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Friend wants to get into road biking- need advice, please!(3 posts)
|Friend wants to get into road biking- need advice, please!||globalhelipimp|
Jul 29, 2003 6:06 PM
|My friend Jenna (girl) wants to start road biking, and I
told her I would go to the shops around the city with her
and look at bikes. However, being a woman, should she be
looking at women's road bikes, or regular road bikes?
Also, she wants to spend right around $600; would her best
bet be trying to find something used? If not used, any
decent bikes in the $600 area? I myself just started road
biking, and don't know a whole lot.
Any advice, suggestions, etc greatly appreciated.
|re: Friend wants to get into road biking- need advice, please!||jhart11|
Jul 29, 2003 7:20 PM
While some companies (Trek) make women's specific road bike frames you shouldn't consider your road bike search to be limited to women's specific designs. Because women (usually) have shorter torsos and longer legs, relative to men, a man's frame might end up stretching her torso out too much (women's specific road frames often have shorter top tube lengths than men's frame do). What is her height? Her Inseam? These are numbers that may be helpful while hunting.
While you can certainly make 600 dollars travel further if you purchase a used bike, or a bike from the internet, you may end up losing the saved money with trips to your local bike shop (sometimes shops aren't as financially forgiving when you take a used or an internet bike to them for service). If you have a friend who can help you with maintainence and the installation of new parts, then this may not be an issue.
600 dollars might be a bit low if Jenna wants a bike that can keep pace with her should she find herself enamored with the sport. However, I understand that more than 600 is quite a commitment for entering a new sport. For that price you might (and I mean might) be able to find a closeout on a 2002 or 2003 bike with Shimano 105 components attached to some kind of aluminum or steel frame. If she gets an aluminum frame, then be sure that it has a replaceable rear derailleur hanger because an aluminum frame without one of these will have a very short lifespan if it is crashed and the hanger is bent. Note: a steel bike, purchased from a shop in the 600 dollar price range--will likely be quite heavy, but the hanger would not be a necessity because when steel bends, you can often bend it back. Carbon and Titanium are prohibitively expensive (unless you can find a deal on a used bike) so you might have the best luck on an aluminum bike.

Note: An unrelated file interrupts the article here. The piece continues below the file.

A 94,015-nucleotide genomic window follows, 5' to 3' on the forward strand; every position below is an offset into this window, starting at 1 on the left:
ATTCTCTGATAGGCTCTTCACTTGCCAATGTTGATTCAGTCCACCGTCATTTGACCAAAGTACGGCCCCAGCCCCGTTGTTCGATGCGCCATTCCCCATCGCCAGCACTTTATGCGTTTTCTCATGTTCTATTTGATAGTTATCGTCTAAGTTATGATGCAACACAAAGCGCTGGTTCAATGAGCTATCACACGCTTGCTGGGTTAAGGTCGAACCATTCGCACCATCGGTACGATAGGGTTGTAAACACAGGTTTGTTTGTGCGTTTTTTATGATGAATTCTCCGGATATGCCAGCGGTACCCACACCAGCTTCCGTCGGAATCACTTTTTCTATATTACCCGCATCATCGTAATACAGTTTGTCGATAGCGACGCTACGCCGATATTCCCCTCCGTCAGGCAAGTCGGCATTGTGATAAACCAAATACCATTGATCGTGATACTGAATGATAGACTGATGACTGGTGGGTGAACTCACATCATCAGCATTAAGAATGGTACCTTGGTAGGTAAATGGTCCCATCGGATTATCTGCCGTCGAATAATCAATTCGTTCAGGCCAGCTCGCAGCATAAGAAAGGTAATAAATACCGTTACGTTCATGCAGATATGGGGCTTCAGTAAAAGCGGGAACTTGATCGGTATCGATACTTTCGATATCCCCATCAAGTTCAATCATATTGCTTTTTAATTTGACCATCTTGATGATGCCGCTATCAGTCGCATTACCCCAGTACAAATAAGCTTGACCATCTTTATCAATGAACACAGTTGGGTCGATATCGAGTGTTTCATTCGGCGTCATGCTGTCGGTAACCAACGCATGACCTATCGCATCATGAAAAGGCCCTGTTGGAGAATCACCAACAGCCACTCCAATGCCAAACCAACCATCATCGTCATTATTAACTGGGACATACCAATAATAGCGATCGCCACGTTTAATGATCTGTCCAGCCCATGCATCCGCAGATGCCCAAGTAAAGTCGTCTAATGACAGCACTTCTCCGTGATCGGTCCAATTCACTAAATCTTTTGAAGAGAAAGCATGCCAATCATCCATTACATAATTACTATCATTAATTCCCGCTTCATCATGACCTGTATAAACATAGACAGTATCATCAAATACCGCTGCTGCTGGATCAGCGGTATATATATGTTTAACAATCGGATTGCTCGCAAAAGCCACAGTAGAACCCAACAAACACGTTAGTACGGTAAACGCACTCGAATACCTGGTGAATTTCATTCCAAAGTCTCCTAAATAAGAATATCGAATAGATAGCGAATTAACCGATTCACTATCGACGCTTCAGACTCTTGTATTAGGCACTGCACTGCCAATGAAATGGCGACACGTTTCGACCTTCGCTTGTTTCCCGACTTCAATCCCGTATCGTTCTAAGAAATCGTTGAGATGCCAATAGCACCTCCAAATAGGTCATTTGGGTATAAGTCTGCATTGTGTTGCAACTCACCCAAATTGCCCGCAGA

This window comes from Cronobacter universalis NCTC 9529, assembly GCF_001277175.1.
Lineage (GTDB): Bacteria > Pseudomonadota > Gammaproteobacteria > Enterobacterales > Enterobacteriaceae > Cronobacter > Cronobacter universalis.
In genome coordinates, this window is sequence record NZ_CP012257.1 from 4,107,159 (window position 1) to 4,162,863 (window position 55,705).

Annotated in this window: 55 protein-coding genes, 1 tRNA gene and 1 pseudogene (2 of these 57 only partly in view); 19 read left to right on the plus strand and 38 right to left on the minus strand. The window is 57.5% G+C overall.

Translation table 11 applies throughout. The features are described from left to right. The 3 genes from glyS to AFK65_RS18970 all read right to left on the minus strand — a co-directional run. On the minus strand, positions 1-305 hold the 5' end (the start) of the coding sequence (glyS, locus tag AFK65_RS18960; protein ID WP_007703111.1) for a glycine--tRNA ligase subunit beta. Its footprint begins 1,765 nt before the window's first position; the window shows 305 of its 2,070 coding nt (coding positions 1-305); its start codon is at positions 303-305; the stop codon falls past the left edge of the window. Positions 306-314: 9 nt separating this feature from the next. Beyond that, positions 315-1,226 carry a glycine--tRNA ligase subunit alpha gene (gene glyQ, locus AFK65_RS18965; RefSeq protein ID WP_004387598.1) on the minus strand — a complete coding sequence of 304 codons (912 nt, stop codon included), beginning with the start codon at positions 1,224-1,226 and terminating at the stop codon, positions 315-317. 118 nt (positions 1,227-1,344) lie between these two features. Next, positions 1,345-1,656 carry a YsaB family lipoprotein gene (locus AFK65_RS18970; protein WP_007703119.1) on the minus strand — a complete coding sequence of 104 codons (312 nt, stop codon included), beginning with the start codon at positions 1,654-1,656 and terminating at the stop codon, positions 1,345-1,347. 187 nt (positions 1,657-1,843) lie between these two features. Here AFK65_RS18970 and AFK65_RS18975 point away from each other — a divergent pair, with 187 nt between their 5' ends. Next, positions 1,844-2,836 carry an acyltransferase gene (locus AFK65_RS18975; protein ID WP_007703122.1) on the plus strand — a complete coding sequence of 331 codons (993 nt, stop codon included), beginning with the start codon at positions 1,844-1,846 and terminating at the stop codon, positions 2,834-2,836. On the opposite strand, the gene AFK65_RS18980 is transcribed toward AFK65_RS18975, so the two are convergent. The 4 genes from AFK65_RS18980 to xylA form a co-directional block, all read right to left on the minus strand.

800 might get her alot more bike for the money. I've sold and raced bike for several years and my shop always stocked road bikes in the 500-600 dollars range, but I always steer customers away from these because the 800-1000 dollar bike were REMARKABLY better in quality and value. So, if you trust the seller and have a shop that won't stick it to you, then used bike may be the best bet if 600 dollars is Jenna's limit.
Your question opens a pandora's box of possibilites, so you may want to reply with her inseam/height, and perhaps make mention of any particular makes or models that you had questions about.
Just to get an idea of what kind of deals are out there you may want to check out the entery level road bikes at the below website to get an idea of what kind of bikes are available in the entry level, to mid level area:
I hope this gives you a laucn pad from which to begin your search for Jenna's bike
|re: Friend wants to get into road biking- need advice, please!||hoopshot|
Jul 30, 2003 8:11 AM
|Depending on your friend's height, she may or may not need to look at women-specific models. The Giant OCR-3 and the Felt F85 both have aluminum frames with Sora components for an MSRP of $599. While the Sora components are not great, they work and should last your friend for quite a few miles. If you look at shops in your area, you may be able to find an older model Giant, Raleigh, Iron Horse, Felt, or other decent low-end bike with nicer components in your price range.
She will get more for her money used, but will need to know what size bike she'll need and what she likes in order to look effectively. Also, if she needs to change the stem or handlebar or cranks to get a better fit she could end up spending more on the used bike -- a good bike shop will often swap out parts for free or minimal cost to get a better fit when selling a new bike.